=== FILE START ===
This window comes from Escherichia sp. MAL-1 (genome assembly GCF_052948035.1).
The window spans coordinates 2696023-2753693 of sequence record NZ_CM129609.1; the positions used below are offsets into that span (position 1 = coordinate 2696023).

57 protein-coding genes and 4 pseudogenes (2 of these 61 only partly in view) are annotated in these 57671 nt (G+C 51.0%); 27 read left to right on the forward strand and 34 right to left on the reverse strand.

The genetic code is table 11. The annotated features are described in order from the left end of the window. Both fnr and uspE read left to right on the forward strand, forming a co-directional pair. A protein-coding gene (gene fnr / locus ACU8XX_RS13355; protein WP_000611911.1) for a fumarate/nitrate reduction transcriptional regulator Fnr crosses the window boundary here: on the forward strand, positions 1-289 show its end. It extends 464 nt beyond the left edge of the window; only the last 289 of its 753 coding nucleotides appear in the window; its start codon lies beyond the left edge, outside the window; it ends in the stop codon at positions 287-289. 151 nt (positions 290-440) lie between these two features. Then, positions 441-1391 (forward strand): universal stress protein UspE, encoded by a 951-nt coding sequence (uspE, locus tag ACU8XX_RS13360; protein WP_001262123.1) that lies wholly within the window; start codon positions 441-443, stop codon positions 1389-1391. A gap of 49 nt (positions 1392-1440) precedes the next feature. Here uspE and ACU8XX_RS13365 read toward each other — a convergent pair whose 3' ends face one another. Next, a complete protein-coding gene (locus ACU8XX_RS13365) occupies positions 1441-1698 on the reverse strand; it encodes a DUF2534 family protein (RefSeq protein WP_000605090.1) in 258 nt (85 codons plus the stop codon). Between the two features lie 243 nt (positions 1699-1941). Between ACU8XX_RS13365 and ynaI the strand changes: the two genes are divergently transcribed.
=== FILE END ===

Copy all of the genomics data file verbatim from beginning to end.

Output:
This window comes from Escherichia sp. MAL-1 (genome assembly GCF_052948035.1).
The window spans coordinates 2696023-2753693 of sequence record NZ_CM129609.1; the positions used below are offsets into that span (position 1 = coordinate 2696023).

57 protein-coding genes and 4 pseudogenes (2 of these 61 only partly in view) are annotated in these 57671 nt (G+C 51.0%); 27 read left to right on the forward strand and 34 right to left on the reverse strand.

The genetic code is table 11. The annotated features are described in order from the left end of the window. Both fnr and uspE read left to right on the forward strand, forming a co-directional pair. A protein-coding gene (gene fnr / locus ACU8XX_RS13355; protein WP_000611911.1) for a fumarate/nitrate reduction transcriptional regulator Fnr crosses the window boundary here: on the forward strand, positions 1-289 show its end. It extends 464 nt beyond the left edge of the window; only the last 289 of its 753 coding nucleotides appear in the window; its start codon lies beyond the left edge, outside the window; it ends in the stop codon at positions 287-289. 151 nt (positions 290-440) lie between these two features. Then, positions 441-1391 (forward strand): universal stress protein UspE, encoded by a 951-nt coding sequence (uspE, locus tag ACU8XX_RS13360; protein WP_001262123.1) that lies wholly within the window; start codon positions 441-443, stop codon positions 1389-1391. A gap of 49 nt (positions 1392-1440) precedes the next feature. Here uspE and ACU8XX_RS13365 read toward each other — a convergent pair whose 3' ends face one another. Next, a complete protein-coding gene (locus ACU8XX_RS13365) occupies positions 1441-1698 on the reverse strand; it encodes a DUF2534 family protein (RefSeq protein WP_000605090.1) in 258 nt (85 codons plus the stop codon). Between the two features lie 243 nt (positions 1699-1941). Between ACU8XX_RS13365 and ynaI the strand changes: the two genes are divergently transcribed.